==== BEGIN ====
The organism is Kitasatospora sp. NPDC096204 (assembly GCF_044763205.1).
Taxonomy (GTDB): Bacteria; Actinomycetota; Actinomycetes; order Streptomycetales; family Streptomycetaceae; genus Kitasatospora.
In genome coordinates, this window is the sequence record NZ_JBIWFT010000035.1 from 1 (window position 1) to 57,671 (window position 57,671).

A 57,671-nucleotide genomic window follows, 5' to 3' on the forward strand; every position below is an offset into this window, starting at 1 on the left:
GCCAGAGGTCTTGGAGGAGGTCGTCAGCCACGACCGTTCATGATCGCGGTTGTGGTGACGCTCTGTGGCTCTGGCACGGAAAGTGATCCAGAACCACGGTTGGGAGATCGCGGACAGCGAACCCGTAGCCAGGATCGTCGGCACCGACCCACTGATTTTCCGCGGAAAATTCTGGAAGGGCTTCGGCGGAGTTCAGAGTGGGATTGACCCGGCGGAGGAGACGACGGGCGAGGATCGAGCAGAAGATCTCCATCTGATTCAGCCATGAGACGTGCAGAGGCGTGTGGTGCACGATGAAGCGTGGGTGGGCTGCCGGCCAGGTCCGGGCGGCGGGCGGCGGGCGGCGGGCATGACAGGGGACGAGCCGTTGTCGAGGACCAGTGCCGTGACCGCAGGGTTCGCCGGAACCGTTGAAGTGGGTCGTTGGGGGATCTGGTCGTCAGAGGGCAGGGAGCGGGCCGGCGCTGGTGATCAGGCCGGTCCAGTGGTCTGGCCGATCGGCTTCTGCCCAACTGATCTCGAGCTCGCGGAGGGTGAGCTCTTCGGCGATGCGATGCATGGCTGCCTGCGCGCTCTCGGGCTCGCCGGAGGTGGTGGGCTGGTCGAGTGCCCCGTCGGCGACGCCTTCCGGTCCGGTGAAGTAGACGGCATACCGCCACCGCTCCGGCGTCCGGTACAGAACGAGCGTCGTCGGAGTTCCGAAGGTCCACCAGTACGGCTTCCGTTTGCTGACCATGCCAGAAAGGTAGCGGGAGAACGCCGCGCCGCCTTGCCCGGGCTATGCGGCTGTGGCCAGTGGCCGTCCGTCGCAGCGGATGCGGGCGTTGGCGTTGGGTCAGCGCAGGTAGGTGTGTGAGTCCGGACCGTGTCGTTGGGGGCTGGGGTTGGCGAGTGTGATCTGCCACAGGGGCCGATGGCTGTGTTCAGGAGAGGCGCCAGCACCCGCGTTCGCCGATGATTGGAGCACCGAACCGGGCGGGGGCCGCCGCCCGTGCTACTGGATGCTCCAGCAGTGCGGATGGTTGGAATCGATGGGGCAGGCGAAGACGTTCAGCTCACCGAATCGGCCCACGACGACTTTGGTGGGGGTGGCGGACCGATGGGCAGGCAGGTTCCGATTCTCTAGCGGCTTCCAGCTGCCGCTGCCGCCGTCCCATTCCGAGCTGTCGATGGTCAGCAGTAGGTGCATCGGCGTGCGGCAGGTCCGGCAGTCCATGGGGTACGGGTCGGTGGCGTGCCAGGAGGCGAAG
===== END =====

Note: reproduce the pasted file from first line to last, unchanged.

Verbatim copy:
The organism is Kitasatospora sp. NPDC096204 (assembly GCF_044763205.1).
Taxonomy (GTDB): Bacteria; Actinomycetota; Actinomycetes; order Streptomycetales; family Streptomycetaceae; genus Kitasatospora.
In genome coordinates, this window is the sequence record NZ_JBIWFT010000035.1 from 1 (window position 1) to 57,671 (window position 57,671).

A 57,671-nucleotide genomic window follows, 5' to 3' on the forward strand; every position below is an offset into this window, starting at 1 on the left:
GCCAGAGGTCTTGGAGGAGGTCGTCAGCCACGACCGTTCATGATCGCGGTTGTGGTGACGCTCTGTGGCTCTGGCACGGAAAGTGATCCAGAACCACGGTTGGGAGATCGCGGACAGCGAACCCGTAGCCAGGATCGTCGGCACCGACCCACTGATTTTCCGCGGAAAATTCTGGAAGGGCTTCGGCGGAGTTCAGAGTGGGATTGACCCGGCGGAGGAGACGACGGGCGAGGATCGAGCAGAAGATCTCCATCTGATTCAGCCATGAGACGTGCAGAGGCGTGTGGTGCACGATGAAGCGTGGGTGGGCTGCCGGCCAGGTCCGGGCGGCGGGCGGCGGGCGGCGGGCATGACAGGGGACGAGCCGTTGTCGAGGACCAGTGCCGTGACCGCAGGGTTCGCCGGAACCGTTGAAGTGGGTCGTTGGGGGATCTGGTCGTCAGAGGGCAGGGAGCGGGCCGGCGCTGGTGATCAGGCCGGTCCAGTGGTCTGGCCGATCGGCTTCTGCCCAACTGATCTCGAGCTCGCGGAGGGTGAGCTCTTCGGCGATGCGATGCATGGCTGCCTGCGCGCTCTCGGGCTCGCCGGAGGTGGTGGGCTGGTCGAGTGCCCCGTCGGCGACGCCTTCCGGTCCGGTGAAGTAGACGGCATACCGCCACCGCTCCGGCGTCCGGTACAGAACGAGCGTCGTCGGAGTTCCGAAGGTCCACCAGTACGGCTTCCGTTTGCTGACCATGCCAGAAAGGTAGCGGGAGAACGCCGCGCCGCCTTGCCCGGGCTATGCGGCTGTGGCCAGTGGCCGTCCGTCGCAGCGGATGCGGGCGTTGGCGTTGGGTCAGCGCAGGTAGGTGTGTGAGTCCGGACCGTGTCGTTGGGGGCTGGGGTTGGCGAGTGTGATCTGCCACAGGGGCCGATGGCTGTGTTCAGGAGAGGCGCCAGCACCCGCGTTCGCCGATGATTGGAGCACCGAACCGGGCGGGGGCCGCCGCCCGTGCTACTGGATGCTCCAGCAGTGCGGATGGTTGGAATCGATGGGGCAGGCGAAGACGTTCAGCTCACCGAATCGGCCCACGACGACTTTGGTGGGGGTGGCGGACCGATGGGCAGGCAGGTTCCGATTCTCTAGCGGCTTCCAGCTGCCGCTGCCGCCGTCCCATTCCGAGCTGTCGATGGTCAGCAGTAGGTGCATCGGCGTGCGGCAGGTCCGGCAGTCCATGGGGTACGGGTCGGTGGCGTGCCAGGAGGCGAAG